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Using a hands-on approach, the field seminar Public Lands Management takes place during summer each year in Montana. Students travel to Missoula, home to the headquarters of the Northern Region of the National Forest System, the Lolo National Forest, and the University of Montana School of Forestry. There, they spend two weeks immersed in the realities of public land management while hiking into the wilderness, exploring a roadless area whose management fate is undecided, and visit restoration logging sites, among other experiential education opportunities. They don't just read endless NEPA cases about the logging debate; rather, they discuss forest management sitting amid a 600-acre clearcut, pondering hundreds of square miles of Forest Service lands, a visual patchwork of old harvests, vigorous newly regenerated stands, burned areas, a web-like network of roads, and vast swaths of potential new wilderness areas.

The course explores themes of resource utilization versus preservation, the changing legal framework for public land management, current controversies over salvage logging, motorized vehicle use, conflicts between wildlife management and recreationists, ecosystem restoration, the role of fire on public lands, and the impacts of climate change.

"The Montana Field Course was pivotal to my decision to go into conservation law, preserving and restoring working and natural lands where I'm from in northern California. I came into the course with an excellent legal education and more than a decade working in public service, but the field course allowed me to connect the dots between the work I love and places I love. I could be a lawyer and wear hiking boots to work. I could be a lawyer and go outside sometimes. I could be a lawyer and bring people together for a common solution. It was challenging, but I came away from it more centered and self aware and ready to forge my own path. A decade on, I'm still figuring the whole career thing out, but I now have the confidence to do it on my own terms. Also, I learned to shut up and not fill the silence."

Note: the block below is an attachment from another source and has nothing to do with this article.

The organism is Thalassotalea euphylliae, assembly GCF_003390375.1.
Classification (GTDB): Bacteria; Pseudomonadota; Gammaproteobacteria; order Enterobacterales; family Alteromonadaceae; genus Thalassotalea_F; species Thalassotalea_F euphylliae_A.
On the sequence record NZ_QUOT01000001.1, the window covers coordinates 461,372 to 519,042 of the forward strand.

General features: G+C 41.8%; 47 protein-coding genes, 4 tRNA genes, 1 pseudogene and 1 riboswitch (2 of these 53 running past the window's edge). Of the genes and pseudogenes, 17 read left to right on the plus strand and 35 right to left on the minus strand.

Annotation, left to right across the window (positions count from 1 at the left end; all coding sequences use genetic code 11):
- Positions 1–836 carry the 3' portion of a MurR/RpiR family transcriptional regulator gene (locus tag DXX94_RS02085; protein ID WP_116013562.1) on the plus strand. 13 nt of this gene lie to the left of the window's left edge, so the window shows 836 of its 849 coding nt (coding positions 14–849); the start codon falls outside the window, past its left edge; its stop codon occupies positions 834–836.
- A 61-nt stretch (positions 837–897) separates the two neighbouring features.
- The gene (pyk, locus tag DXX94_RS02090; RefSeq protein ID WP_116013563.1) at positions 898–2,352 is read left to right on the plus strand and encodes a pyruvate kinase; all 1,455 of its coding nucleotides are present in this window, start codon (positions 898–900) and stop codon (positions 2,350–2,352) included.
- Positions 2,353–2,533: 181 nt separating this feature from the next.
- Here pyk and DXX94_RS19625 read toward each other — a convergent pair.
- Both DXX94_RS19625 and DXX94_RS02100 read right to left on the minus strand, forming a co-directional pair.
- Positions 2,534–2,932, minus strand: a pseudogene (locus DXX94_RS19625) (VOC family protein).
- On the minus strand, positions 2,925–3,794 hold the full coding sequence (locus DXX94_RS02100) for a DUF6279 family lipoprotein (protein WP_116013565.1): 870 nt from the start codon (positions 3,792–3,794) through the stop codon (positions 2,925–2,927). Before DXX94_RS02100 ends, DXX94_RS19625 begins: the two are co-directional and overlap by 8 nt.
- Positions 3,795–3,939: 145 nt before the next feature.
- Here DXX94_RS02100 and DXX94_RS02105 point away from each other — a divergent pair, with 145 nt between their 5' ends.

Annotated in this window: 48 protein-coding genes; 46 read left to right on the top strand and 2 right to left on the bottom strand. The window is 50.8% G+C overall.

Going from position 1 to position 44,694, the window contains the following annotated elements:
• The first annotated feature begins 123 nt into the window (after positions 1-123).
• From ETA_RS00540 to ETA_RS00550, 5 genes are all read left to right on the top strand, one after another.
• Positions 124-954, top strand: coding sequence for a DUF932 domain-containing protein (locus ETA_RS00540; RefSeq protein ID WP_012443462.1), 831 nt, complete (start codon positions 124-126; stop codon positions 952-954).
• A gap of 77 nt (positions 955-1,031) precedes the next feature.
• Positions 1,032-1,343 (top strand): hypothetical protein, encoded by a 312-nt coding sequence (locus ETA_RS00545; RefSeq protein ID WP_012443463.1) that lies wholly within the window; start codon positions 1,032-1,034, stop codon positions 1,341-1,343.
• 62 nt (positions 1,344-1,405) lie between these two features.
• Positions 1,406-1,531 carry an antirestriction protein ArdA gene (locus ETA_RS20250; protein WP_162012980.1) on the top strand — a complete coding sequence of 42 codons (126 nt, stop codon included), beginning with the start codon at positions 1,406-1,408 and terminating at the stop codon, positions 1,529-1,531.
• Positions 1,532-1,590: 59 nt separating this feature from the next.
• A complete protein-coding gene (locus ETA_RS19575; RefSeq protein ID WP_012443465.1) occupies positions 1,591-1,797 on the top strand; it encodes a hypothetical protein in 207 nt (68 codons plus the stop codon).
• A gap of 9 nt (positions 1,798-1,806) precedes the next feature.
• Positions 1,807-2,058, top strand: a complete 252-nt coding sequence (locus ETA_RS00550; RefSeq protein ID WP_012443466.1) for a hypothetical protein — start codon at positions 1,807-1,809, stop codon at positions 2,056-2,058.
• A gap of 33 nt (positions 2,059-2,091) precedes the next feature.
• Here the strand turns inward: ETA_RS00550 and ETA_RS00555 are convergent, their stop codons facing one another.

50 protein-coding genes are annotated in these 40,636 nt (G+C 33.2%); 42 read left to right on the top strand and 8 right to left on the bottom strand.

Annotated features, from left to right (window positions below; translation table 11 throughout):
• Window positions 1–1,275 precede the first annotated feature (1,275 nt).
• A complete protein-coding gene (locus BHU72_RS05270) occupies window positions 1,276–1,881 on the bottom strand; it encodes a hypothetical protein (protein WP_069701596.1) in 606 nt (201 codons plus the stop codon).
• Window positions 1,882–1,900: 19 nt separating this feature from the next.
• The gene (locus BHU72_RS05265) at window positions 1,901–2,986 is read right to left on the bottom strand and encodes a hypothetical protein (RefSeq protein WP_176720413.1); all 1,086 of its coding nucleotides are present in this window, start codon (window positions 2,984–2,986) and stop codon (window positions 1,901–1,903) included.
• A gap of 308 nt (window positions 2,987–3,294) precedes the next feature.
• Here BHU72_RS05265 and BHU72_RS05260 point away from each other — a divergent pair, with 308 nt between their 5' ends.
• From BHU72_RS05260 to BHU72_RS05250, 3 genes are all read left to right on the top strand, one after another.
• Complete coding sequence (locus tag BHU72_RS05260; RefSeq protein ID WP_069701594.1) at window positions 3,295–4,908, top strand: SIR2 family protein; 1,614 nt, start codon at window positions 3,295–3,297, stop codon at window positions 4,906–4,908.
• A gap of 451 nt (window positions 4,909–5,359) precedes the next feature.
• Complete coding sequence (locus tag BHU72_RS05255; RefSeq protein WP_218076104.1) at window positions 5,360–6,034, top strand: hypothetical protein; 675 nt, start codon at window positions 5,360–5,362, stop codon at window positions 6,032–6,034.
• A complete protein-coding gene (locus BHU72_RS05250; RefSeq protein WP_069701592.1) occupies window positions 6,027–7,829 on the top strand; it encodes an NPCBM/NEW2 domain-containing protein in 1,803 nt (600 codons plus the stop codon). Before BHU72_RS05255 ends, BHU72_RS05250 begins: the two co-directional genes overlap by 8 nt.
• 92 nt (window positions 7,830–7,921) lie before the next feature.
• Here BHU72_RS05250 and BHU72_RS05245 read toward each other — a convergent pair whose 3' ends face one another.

Students outside in a green field in Vermont
Study forestry, ecology, and more in the rural landscapes surrounding Vermont Law School.
Students pose for a group shot in the red desert at Canyonlands park
Travel through Arches, Canyonlands, and Bears Ears to learn about the federal laws governing public lands. 
Students in the back of a truck in Southeast Asia
Southeast Asia
Tour Cambodia, Vietnam, and/or Myanmar to learn about environmental governance in the developing world.
A group of VLS students poses for a group shot on the steps of the University of Havana, Cuba
Visit urban and rural areas of Cuba to learn about sustainable energy and agriculture. 
Students pose next to a sign for the 25th UN Climate Change Conference
UN Climate Change Conference
Attend the world's most important climate conference—held in a different country each year—to serve as a delegate.
Jack Tuholske
Tuholske Institute Home
Learn how the institute promotes place-based learning where law, nature, and people meet.